Suarez was suspended eight matches and fined £40,000 for that gaffe, as reported by The Guardian, and the 26-year-old has been the subject of public ire since the ban came down and people started looking closely at the way he plays the game.
That microscope has not been kind over the past year and a half.
From accusations of diving to his infamous handball incident in the 2010 FIFA World Cup, a closer look at Suarez's game leads to the opinion that he is not the kind of player with the character or maturity to respect the game.
Some of his decisions have been childish—not shaking Evra's hand in a 2012 fixture between United and Liverpool comes to mind—and others have been flat-out stupid.
Falling under that category is the biting incident in a match against Chelsea during the 2012-13 fixture slate. In the box and trying to gain position in front of Branislav Ivanovic, Suarez decided to bite him in the arm rather than battle for a spot in the box in ways that a conventional player would use.
The move earned Suarez a 10-match ban that will carry over into the 2013-14 season, and it has left his future with Liverpool in doubt due to the wild and reckless nature in which he plays the sport while on the pitch.
Wednesday's revelation that the media is to blame for a potential exit is the smokescreen of a lifetime for Suarez. Clearly, he should own up to the fact that his mistakes have led to the English media taking a stern stance towards a player whose talent should place him as one of the Premier League's most popular players.
Instead, we're at a point where Suarez is looking to move away from the EPL and to another country entirely.
As the old saying goes, you get more flies with honey than vinegar.
Where will Luis Suarez wind up during the summer transfer window?
In the spirit of fairness, I'm sure the hounding press have been rough on Suarez and his family. It's never fun to read your name in the paper or see it on TV in a negative way, especially in the circumstances of racism and poor sportsmanship that have left Suarez in the public eye.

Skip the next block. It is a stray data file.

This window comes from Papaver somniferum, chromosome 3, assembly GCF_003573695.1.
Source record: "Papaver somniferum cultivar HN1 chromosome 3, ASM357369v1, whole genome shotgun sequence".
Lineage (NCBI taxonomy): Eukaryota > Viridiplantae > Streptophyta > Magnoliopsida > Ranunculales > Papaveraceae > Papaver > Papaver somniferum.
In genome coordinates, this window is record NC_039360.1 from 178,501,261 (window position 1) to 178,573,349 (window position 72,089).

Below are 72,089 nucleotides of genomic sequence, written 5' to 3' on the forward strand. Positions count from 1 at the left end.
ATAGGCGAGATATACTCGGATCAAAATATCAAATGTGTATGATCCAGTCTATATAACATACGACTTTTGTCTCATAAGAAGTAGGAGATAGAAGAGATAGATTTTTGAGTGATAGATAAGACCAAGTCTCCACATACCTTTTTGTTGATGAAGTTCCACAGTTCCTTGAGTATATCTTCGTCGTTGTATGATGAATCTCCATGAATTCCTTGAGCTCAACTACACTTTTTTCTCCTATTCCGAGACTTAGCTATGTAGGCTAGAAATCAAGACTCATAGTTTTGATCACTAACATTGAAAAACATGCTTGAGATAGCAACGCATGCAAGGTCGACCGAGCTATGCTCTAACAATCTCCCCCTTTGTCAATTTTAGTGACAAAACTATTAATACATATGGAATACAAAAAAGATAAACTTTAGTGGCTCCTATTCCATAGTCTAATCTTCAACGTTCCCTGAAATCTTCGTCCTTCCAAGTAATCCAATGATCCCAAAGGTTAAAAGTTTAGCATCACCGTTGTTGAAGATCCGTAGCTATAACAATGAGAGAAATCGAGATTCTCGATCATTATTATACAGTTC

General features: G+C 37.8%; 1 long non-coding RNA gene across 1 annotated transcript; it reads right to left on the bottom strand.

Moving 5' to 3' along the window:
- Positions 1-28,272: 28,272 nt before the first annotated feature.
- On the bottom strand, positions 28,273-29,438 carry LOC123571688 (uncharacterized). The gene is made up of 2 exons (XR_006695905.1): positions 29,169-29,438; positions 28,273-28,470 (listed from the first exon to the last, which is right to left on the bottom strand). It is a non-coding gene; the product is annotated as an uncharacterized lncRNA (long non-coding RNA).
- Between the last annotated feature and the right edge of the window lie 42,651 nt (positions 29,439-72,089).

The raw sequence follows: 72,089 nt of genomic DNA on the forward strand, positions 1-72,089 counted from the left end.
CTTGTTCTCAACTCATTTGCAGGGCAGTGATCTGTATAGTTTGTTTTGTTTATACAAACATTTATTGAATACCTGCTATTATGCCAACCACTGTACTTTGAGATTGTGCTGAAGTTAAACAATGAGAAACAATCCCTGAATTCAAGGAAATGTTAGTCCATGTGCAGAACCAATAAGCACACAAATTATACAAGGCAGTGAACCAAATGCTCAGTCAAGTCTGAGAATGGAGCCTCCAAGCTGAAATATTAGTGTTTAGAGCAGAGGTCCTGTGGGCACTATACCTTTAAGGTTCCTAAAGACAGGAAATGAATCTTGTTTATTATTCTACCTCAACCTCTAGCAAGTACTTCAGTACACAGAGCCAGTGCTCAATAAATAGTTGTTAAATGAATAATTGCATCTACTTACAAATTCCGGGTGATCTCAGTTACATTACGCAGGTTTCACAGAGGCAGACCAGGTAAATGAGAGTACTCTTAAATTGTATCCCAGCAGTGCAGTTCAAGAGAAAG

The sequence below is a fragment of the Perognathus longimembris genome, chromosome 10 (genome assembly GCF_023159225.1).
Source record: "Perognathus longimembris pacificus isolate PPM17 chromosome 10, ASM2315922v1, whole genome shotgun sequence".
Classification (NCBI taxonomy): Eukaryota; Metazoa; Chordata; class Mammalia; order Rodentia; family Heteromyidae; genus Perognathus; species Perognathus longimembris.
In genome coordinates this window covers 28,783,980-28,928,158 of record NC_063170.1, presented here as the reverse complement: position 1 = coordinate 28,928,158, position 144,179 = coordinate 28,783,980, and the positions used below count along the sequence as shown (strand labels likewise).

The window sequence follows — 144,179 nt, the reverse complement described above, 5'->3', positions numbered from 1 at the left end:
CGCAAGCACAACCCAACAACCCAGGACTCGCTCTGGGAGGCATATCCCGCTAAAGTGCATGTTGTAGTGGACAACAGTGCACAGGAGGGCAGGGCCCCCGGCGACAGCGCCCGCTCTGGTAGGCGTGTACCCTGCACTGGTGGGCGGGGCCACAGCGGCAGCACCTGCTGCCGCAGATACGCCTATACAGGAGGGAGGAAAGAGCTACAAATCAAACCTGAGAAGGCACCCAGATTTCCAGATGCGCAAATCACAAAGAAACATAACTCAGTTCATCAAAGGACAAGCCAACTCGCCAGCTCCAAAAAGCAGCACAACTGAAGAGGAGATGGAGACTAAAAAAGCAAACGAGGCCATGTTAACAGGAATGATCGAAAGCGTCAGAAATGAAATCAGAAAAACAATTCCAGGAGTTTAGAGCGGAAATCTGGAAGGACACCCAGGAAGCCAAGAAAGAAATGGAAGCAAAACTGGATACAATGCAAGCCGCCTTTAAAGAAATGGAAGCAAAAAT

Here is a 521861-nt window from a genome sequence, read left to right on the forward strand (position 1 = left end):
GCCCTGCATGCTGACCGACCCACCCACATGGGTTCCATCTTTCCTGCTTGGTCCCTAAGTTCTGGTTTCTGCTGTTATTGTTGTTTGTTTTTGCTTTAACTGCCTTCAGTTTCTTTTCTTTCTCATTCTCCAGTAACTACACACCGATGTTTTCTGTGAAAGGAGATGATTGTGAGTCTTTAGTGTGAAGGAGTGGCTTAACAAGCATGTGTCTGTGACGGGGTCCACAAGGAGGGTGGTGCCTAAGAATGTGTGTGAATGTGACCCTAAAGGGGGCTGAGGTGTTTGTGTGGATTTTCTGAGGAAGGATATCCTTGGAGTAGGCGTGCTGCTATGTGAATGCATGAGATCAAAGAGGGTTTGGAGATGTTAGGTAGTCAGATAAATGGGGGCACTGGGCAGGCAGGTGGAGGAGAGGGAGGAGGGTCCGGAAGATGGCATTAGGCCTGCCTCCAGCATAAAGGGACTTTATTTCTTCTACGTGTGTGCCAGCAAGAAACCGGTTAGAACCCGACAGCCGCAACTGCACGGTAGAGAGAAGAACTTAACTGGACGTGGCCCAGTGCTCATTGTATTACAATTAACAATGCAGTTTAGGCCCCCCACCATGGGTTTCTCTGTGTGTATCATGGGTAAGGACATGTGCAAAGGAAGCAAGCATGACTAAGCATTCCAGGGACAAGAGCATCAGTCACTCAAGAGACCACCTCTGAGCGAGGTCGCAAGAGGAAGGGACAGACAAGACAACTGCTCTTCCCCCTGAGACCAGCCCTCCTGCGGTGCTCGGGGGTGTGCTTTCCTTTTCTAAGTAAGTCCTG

He also mentions in the interview with 890 Sport that he is human and made a mistake—a sentence that usually is a precursor to an apology.
I'm all for second chances—it's one of the things in sports that makes comebacks and success so much sweeter down the line.
But Suarez is past the point where he should be feeding his ego by taking on the victim role as a precursor to his impending exit. No one but No. 7 made insensitive remarks on the pitch, bit an opponent or created an opinion of Suarez that has negative connotations.
As he notes in the interview, nothing is set in stone until the transfer window is over. Suarez is clearly a star who can score goals with the best players in the world, and he's done so at Liverpool enough so that the club will have a difficult decision on its hands with respect to his future.
But his comments on Wednesday sound more like a man headed for a fresh start in a new city than one poised to atone for his aggressions in the final few years of a long contract.
They are also nothing short of comical—it's up to Suarez to change public perception of his play, not the other way around.